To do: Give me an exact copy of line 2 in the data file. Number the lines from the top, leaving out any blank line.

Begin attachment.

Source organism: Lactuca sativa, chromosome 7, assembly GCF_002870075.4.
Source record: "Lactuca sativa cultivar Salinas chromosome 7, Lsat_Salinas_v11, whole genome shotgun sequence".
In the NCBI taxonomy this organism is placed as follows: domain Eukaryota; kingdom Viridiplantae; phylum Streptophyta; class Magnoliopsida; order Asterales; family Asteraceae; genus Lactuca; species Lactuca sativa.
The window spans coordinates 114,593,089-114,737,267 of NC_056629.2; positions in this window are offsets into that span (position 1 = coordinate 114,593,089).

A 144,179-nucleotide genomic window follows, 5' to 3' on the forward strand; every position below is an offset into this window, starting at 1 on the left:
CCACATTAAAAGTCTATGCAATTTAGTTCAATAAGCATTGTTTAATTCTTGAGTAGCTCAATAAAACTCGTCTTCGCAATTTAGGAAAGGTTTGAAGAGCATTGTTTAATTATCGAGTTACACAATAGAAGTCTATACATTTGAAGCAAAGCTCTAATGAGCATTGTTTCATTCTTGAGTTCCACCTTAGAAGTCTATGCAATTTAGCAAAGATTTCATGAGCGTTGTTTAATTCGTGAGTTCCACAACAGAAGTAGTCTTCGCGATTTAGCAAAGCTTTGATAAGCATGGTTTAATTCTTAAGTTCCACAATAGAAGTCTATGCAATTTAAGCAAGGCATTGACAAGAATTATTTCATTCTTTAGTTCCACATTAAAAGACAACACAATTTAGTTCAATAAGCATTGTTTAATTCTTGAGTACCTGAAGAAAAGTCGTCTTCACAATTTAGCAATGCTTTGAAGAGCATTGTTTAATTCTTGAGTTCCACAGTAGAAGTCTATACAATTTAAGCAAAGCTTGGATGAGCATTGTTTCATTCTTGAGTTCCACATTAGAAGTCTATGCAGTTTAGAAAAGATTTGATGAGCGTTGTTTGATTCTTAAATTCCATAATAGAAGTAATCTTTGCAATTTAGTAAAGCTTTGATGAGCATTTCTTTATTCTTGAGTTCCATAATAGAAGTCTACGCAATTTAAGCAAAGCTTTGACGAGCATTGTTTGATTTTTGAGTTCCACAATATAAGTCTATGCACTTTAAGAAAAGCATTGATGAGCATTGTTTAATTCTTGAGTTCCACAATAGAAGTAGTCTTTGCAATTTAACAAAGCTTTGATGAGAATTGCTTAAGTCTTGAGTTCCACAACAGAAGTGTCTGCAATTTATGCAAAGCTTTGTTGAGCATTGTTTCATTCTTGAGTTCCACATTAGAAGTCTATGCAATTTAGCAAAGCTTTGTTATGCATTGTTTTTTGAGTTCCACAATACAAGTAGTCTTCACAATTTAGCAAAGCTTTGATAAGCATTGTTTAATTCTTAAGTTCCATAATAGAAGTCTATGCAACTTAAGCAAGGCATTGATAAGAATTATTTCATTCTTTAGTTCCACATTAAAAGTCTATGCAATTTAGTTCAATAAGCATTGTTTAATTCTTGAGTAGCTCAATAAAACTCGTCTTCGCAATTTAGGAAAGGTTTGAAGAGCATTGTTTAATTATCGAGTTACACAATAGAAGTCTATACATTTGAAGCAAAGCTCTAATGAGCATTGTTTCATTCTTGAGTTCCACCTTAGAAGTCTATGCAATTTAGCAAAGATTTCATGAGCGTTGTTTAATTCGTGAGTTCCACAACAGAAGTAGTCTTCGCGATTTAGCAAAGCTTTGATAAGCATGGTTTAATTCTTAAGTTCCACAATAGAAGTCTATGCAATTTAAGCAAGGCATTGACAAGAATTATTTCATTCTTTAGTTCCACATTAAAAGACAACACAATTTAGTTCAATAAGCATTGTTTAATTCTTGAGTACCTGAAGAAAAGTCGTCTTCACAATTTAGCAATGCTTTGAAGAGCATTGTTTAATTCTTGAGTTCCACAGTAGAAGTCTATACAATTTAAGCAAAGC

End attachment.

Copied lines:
Source record: "Lactuca sativa cultivar Salinas chromosome 7, Lsat_Salinas_v11, whole genome shotgun sequence".